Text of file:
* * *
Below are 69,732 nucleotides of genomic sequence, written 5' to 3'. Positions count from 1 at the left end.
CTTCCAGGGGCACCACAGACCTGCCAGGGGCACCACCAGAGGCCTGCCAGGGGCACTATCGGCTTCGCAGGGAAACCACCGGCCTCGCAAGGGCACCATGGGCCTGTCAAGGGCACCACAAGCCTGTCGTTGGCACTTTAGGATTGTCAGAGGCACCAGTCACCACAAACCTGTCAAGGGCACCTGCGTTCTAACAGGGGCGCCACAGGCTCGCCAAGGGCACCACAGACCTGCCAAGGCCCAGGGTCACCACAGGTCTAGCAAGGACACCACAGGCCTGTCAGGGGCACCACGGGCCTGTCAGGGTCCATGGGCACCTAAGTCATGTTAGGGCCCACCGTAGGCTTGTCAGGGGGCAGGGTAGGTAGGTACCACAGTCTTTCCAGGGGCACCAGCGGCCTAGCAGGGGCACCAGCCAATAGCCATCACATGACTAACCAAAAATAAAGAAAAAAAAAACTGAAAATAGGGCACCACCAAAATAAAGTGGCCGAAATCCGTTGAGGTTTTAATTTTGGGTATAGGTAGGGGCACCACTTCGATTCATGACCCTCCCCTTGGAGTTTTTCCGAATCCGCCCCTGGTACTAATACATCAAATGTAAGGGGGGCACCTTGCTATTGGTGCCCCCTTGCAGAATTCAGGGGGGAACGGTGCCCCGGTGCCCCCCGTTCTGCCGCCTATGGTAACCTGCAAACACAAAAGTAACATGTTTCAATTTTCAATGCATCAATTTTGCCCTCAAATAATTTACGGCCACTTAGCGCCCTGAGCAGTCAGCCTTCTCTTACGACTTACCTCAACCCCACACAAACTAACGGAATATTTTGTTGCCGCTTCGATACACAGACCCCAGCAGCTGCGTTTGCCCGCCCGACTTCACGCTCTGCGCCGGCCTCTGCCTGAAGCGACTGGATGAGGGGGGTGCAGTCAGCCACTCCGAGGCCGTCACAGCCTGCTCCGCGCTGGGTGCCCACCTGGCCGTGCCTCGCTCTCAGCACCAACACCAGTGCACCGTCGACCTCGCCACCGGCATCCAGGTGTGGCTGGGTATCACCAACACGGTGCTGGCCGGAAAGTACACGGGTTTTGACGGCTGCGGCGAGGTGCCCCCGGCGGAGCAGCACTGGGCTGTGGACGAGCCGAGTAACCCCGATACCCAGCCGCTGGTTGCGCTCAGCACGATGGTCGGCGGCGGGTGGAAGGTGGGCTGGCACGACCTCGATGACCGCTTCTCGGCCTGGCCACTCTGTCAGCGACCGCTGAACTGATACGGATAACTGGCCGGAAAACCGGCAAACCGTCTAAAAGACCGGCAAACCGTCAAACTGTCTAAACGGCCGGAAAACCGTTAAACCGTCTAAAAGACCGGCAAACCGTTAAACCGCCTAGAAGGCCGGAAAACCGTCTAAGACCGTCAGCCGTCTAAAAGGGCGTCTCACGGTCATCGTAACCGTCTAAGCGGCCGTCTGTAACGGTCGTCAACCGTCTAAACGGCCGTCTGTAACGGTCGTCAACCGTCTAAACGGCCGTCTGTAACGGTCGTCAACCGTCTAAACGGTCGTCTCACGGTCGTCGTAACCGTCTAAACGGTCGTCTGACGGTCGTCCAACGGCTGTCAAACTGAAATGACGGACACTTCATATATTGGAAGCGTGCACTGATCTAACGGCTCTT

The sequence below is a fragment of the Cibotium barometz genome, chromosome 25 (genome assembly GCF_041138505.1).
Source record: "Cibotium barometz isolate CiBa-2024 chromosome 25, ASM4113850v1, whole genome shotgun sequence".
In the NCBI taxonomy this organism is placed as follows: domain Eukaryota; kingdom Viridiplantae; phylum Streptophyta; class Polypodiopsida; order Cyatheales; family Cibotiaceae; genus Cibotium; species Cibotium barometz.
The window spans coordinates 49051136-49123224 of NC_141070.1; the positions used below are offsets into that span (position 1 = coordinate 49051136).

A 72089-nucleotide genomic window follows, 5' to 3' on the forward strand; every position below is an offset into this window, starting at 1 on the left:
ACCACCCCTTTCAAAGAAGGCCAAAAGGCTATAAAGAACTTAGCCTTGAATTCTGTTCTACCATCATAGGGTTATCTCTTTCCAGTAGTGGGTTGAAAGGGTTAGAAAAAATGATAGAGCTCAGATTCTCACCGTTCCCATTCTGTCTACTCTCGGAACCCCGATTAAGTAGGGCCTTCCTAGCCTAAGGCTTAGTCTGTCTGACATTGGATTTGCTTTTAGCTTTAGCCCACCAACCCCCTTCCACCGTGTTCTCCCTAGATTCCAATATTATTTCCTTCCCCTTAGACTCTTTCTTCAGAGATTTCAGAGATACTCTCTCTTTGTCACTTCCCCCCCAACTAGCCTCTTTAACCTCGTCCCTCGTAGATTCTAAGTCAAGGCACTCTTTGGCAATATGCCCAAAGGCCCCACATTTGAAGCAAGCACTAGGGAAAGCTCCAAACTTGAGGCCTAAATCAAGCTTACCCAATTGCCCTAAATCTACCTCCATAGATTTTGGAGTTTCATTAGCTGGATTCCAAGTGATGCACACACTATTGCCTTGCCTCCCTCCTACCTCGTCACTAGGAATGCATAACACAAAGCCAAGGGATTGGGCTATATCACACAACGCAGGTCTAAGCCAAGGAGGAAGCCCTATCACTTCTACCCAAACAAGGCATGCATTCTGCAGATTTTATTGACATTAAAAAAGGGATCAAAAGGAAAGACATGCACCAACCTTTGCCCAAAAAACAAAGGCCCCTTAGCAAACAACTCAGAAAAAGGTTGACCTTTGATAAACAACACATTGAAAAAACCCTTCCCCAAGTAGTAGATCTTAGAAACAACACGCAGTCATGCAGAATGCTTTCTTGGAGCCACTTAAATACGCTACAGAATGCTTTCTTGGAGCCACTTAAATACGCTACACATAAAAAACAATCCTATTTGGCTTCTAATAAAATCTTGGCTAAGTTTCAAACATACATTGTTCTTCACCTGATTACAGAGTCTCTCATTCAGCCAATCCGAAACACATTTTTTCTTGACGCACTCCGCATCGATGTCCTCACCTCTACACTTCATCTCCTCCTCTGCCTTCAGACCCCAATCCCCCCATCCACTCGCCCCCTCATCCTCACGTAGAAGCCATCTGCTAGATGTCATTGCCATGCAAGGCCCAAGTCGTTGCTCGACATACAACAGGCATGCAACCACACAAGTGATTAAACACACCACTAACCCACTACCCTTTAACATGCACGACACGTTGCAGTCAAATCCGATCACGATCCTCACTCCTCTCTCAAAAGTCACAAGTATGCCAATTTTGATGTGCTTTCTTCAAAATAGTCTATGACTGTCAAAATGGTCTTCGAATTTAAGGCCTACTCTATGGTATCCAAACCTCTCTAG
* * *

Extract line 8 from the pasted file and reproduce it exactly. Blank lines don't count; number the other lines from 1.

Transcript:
ACCACCCCTTTCAAAGAAGGCCAAAAGGCTATAAAGAACTTAGCCTTGAATTCTGTTCTACCATCATAGGGTTATCTCTTTCCAGTAGTGGGTTGAAAGGGTTAGAAAAAATGATAGAGCTCAGATTCTCACCGTTCCCATTCTGTCTACTCTCGGAACCCCGATTAAGTAGGGCCTTCCTAGCCTAAGGCTTAGTCTGTCTGACATTGGATTTGCTTTTAGCTTTAGCCCACCAACCCCCTTCCACCGTGTTCTCCCTAGATTCCAATATTATTTCCTTCCCCTTAGACTCTTTCTTCAGAGATTTCAGAGATACTCTCTCTTTGTCACTTCCCCCCCAACTAGCCTCTTTAACCTCGTCCCTCGTAGATTCTAAGTCAAGGCACTCTTTGGCAATATGCCCAAAGGCCCCACATTTGAAGCAAGCACTAGGGAAAGCTCCAAACTTGAGGCCTAAATCAAGCTTACCCAATTGCCCTAAATCTACCTCCATAGATTTTGGAGTTTCATTAGCTGGATTCCAAGTGATGCACACACTATTGCCTTGCCTCCCTCCTACCTCGTCACTAGGAATGCATAACACAAAGCCAAGGGATTGGGCTATATCACACAACGCAGGTCTAAGCCAAGGAGGAAGCCCTATCACTTCTACCCAAACAAGGCATGCATTCTGCAGATTTTATTGACATTAAAAAAGGGATCAAAAGGAAAGACATGCACCAACCTTTGCCCAAAAAACAAAGGCCCCTTAGCAAACAACTCAGAAAAAGGTTGACCTTTGATAAACAACACATTGAAAAAACCCTTCCCCAAGTAGTAGATCTTAGAAACAACACGCAGTCATGCAGAATGCTTTCTTGGAGCCACTTAAATACGCTACAGAATGCTTTCTTGGAGCCACTTAAATACGCTACACATAAAAAACAATCCTATTTGGCTTCTAATAAAATCTTGGCTAAGTTTCAAACATACATTGTTCTTCACCTGATTACAGAGTCTCTCATTCAGCCAATCCGAAACACATTTTTTCTTGACGCACTCCGCATCGATGTCCTCACCTCTACACTTCATCTCCTCCTCTGCCTTCAGACCCCAATCCCCCCATCCACTCGCCCCCTCATCCTCACGTAGAAGCCATCTGCTAGATGTCATTGCCATGCAAGGCCCAAGTCGTTGCTCGACATACAACAGGCATGCAACCACACAAGTGATTAAACACACCACTAACCCACTACCCTTTAACATGCACGACACGTTGCAGTCAAATCCGATCACGATCCTCACTCCTCTCTCAAAAGTCACAAGTATGCCAATTTTGATGTGCTTTCTTCAAAATAGTCTATGACTGTCAAAATGGTCTTCGAATTTAAGGCCTACTCTATGGTATCCAAACCTCTCTAG